The free workshops, which are of interest to researchers and writers of all levels, are held on the second Thursday each month, from 7 to 8:30 p.m. in the Main Library Marion Bingham Room. They do not require reservations.
On Oct. 8, the workshop will explore finding records and narrative. Future topics include “Show and Tell — Family Surprises” on Nov. 12; “Character and Setting in Local History” on Dec. 10; and “Our Ancestors as ‘Round’ Characters” on Jan. 14. The final workshop is on Feb. 11, “Writing Fiction Based on Historical Fact.”
The main branch of the Boise Public Library is at 715 S. Capitol Blvd. 972-8255.
Happy birthday, Yotes!
The College of Idaho celebrates Founders Day and the official 125th anniversary of the first day of classes on Oct. 7. College spokesman Jordan Rodriguez said the college will be celebrating the anniversary throughout the year.
Check out the special anniversary website for more details.
Howl-O-Ween is here
And that means that your friends at SNIP, aka Spay and Neuter Idaho Pets, are hosting their free annual Howl-O-Ween Dog Walk. The spooky canine festivities begin at noon on Sunday, Oct. 11, in the east parking lot of the Ram, 709 E. Park Blvd. in Boise. Prizes will go to the most creative costumes, funniest costumes, smallest and largest dogs in costume, and many other categories.
SNIP, recognized by the Idaho Nonprofit Center last year as one of the top nonprofit organizations in the state, provides low-cost vouchers to spay and neuter cats and dogs.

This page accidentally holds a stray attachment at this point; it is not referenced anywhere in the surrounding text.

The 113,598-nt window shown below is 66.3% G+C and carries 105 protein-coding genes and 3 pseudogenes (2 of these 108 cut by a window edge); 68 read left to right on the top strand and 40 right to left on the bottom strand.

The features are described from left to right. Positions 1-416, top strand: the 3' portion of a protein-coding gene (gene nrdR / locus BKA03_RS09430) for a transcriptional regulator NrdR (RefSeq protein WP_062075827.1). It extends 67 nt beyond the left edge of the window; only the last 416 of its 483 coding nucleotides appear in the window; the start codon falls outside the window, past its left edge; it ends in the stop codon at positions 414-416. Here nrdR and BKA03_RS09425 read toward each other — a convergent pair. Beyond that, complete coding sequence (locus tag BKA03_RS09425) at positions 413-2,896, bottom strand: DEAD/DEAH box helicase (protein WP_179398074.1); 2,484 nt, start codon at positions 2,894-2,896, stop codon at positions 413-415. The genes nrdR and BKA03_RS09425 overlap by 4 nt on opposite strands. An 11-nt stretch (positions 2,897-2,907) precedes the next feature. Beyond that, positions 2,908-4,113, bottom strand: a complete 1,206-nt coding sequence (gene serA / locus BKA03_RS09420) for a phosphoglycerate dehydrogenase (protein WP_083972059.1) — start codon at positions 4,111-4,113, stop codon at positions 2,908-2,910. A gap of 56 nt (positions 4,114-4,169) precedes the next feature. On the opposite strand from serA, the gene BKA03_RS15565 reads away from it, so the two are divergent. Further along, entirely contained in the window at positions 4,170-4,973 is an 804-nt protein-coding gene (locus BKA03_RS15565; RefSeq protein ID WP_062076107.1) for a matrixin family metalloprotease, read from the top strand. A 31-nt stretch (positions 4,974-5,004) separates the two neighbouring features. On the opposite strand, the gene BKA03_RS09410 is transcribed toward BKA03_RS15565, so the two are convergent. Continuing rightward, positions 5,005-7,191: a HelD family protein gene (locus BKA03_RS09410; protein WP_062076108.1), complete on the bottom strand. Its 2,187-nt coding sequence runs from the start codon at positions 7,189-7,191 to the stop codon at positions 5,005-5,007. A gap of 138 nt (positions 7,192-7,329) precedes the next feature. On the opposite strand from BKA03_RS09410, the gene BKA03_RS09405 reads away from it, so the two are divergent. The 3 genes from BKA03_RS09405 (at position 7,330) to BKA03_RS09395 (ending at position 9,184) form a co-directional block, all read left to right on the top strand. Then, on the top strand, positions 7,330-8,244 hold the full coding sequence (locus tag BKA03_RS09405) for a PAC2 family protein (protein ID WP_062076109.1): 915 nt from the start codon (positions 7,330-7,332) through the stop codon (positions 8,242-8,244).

Local company helps out the Interfaith Sanctuary
Orkin’s Idaho office has been working with the Interfaith Sanctuary, a shelter for men, women and families in Boise’s River Street neighborhood, to exterminate bed bugs. The shelter recently got the good news that Orkin would donate its services to the cause, saving the shelter thousands of dollars.
A volunteer’s story
This is an ongoing feature in the Helping Works column. If you’d like to share your volunteer story, email it to email@example.com. Please include a photo of yourself in JPEG format.
By Lisa Underwood, Boise
I volunteer because I know there’s the brightness of hope in the face of having bipolar. Living with mental illness can be difficult and I will do whatever I can to share hope with others experiencing mental illness.
I volunteer with National Alliance on Mental Illness (NAMI) Boise because they share that hope with me and others affected by mental illness through their many programs, including Connection Recovery Support Group, Family to Family and Peer to Peer Classes, In Our Own Voice Speakers, Family Support Groups, and a monthly Education Night.
I volunteer as the Connection Recovery Support Group Program Coordinator for NAMI Boise. The group is free, and peer-led for adults living with mental illness. Attending a peer-led support group helps me manage bipolar and I know it helps my friends. At Connection, we share experiences and use them as learning opportunities for ourselves and others. There is hope in learning you are not alone in your struggles. There is peace in finding out someone else understands. There is power in rejecting stigma and recognizing the individual first, not the illness.
NAMI is the nation s oldest grass-roots organization dedicated to supporting individuals with mental illness and the families of individuals experiencing mental illness. The Boise chapter seeks to shine a light on mental illness to provide help and break down the stigma.
NAMI Connection Groups in the Treasure Valley take place:
1-2:30 p.m. at the Veterans Administration Medical Center, Building 114, Group Room 2, 550 W. Fort St., Boise.
•Every first and third Wednesday:
5:30-7 p.m. at Omega Mental Health System, 5985 W. State St., Boise.
6:30-8 p.m. at First United Methodist Church of Nampa, 2717 12th Avenue Road, Nampa.
5:30-7 p.m. at the PEER Wellness Center, 963 S. Orchard St., Boise.